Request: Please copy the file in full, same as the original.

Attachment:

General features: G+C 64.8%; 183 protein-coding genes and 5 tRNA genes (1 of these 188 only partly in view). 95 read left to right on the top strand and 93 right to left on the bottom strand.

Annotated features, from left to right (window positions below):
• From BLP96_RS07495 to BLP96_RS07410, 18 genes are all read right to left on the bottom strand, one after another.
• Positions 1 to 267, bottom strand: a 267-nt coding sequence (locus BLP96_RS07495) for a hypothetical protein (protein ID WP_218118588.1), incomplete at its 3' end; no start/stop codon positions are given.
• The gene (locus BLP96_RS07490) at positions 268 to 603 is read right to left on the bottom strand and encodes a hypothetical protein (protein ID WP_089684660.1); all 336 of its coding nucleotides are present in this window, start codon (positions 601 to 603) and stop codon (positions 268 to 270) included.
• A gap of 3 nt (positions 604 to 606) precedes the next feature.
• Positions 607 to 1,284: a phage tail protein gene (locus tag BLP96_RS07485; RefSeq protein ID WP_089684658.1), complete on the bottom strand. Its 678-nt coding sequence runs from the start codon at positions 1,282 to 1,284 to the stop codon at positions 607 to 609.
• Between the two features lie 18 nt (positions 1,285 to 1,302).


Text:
General features: G+C 64.8%; 183 protein-coding genes and 5 tRNA genes (1 of these 188 only partly in view). 95 read left to right on the top strand and 93 right to left on the bottom strand.

Annotated features, from left to right (window positions below):
• From BLP96_RS07495 to BLP96_RS07410, 18 genes are all read right to left on the bottom strand, one after another.
• Positions 1 to 267, bottom strand: a 267-nt coding sequence (locus BLP96_RS07495) for a hypothetical protein (protein ID WP_218118588.1), incomplete at its 3' end; no start/stop codon positions are given.
• The gene (locus BLP96_RS07490) at positions 268 to 603 is read right to left on the bottom strand and encodes a hypothetical protein (protein ID WP_089684660.1); all 336 of its coding nucleotides are present in this window, start codon (positions 601 to 603) and stop codon (positions 268 to 270) included.
• A gap of 3 nt (positions 604 to 606) precedes the next feature.
• Positions 607 to 1,284: a phage tail protein gene (locus tag BLP96_RS07485; RefSeq protein ID WP_089684658.1), complete on the bottom strand. Its 678-nt coding sequence runs from the start codon at positions 1,282 to 1,284 to the stop codon at positions 607 to 609.
• Between the two features lie 18 nt (positions 1,285 to 1,302).